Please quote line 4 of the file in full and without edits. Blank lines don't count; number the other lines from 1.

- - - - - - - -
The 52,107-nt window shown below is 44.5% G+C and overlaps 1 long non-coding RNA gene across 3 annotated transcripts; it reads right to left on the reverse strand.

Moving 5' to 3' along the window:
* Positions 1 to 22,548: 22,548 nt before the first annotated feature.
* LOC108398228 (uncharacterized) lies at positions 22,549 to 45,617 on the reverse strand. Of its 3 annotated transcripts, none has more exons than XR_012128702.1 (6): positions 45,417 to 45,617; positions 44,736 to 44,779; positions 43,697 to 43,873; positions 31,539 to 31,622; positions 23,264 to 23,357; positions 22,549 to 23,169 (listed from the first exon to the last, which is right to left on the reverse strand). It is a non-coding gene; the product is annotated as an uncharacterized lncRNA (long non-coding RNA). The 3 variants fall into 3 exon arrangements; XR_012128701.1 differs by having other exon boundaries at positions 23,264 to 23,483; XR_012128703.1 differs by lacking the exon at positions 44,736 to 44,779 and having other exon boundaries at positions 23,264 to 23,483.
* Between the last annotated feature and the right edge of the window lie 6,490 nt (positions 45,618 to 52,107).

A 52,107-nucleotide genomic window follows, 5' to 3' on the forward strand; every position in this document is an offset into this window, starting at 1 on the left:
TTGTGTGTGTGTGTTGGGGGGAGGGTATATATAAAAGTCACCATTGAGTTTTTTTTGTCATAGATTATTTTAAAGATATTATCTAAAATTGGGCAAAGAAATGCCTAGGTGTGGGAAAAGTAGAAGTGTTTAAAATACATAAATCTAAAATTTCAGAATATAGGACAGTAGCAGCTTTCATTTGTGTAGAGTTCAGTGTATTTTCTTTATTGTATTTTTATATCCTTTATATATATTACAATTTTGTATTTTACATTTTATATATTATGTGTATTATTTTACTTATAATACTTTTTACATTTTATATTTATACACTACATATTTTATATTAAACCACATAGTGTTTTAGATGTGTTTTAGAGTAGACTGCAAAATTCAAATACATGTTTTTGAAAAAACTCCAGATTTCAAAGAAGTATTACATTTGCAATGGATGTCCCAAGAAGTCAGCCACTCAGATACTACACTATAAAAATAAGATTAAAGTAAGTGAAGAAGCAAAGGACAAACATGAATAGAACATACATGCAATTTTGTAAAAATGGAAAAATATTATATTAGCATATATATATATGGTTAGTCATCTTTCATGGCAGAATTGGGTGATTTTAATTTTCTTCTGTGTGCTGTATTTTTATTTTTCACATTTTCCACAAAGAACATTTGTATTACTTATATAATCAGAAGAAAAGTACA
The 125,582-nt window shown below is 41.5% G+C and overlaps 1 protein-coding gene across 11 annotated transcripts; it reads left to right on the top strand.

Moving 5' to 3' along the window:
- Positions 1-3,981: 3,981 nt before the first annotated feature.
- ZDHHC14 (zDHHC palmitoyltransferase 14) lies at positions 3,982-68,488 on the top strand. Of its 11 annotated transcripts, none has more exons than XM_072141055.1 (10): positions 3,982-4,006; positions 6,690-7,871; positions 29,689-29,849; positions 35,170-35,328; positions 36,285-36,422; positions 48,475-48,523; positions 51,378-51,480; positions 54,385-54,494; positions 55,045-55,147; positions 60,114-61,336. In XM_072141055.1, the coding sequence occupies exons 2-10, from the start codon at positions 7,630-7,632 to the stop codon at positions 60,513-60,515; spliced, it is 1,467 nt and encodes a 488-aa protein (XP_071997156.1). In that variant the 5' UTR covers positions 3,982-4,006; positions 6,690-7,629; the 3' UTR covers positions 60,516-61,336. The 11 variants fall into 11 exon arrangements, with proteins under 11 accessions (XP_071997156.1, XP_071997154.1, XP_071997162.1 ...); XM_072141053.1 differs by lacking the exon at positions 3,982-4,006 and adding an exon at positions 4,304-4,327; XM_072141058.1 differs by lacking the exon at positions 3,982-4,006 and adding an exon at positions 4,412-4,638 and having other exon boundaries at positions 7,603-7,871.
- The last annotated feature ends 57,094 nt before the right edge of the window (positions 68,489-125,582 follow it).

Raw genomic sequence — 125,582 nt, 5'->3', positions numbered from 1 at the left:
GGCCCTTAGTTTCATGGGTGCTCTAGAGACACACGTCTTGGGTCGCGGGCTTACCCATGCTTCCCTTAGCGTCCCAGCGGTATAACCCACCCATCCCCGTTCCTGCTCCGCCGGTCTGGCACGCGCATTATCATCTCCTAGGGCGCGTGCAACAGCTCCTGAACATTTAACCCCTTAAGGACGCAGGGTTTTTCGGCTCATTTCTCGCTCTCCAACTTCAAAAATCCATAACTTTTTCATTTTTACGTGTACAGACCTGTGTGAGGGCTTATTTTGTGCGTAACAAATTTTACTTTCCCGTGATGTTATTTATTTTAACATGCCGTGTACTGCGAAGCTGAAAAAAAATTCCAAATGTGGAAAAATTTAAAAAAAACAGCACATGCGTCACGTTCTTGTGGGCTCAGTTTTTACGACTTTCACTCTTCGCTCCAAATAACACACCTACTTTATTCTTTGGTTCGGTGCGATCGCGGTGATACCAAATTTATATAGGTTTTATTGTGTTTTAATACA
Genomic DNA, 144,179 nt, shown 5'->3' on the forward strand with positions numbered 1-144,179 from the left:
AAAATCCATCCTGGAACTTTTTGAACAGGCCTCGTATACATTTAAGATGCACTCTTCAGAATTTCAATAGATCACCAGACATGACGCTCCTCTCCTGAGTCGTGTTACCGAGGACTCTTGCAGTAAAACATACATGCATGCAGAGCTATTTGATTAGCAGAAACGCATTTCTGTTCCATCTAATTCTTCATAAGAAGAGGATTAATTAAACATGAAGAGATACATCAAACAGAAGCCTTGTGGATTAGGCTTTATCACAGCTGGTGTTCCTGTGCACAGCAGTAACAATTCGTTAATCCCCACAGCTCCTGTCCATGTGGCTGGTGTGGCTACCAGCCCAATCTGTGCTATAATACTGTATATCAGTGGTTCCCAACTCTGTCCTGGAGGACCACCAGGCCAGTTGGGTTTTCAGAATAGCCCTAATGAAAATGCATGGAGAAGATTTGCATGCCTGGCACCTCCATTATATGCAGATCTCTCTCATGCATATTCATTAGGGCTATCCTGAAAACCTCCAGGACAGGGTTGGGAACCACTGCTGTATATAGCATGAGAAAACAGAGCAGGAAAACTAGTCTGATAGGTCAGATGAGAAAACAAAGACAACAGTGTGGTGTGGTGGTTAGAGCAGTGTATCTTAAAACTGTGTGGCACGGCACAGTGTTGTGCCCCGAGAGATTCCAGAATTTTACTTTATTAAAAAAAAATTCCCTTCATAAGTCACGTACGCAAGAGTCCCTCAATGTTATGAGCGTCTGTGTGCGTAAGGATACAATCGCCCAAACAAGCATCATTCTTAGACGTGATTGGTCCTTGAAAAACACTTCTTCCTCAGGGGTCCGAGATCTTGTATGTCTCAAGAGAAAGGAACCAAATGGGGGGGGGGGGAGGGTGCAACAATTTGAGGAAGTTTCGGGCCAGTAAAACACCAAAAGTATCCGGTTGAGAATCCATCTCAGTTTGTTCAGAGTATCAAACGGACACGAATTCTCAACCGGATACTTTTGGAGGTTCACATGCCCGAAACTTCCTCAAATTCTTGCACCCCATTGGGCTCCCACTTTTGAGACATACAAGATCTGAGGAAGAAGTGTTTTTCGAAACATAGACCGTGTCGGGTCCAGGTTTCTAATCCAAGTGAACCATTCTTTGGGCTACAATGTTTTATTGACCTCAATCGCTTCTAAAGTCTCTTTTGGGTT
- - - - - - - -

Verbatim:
* LOC108398228 (uncharacterized) lies at positions 22,549 to 45,617 on the reverse strand. Of its 3 annotated transcripts, none has more exons than XR_012128702.1 (6): positions 45,417 to 45,617; positions 44,736 to 44,779; positions 43,697 to 43,873; positions 31,539 to 31,622; positions 23,264 to 23,357; positions 22,549 to 23,169 (listed from the first exon to the last, which is right to left on the reverse strand). It is a non-coding gene; the product is annotated as an uncharacterized lncRNA (long non-coding RNA). The 3 variants fall into 3 exon arrangements; XR_012128701.1 differs by having other exon boundaries at positions 23,264 to 23,483; XR_012128703.1 differs by lacking the exon at positions 44,736 to 44,779 and having other exon boundaries at positions 23,264 to 23,483.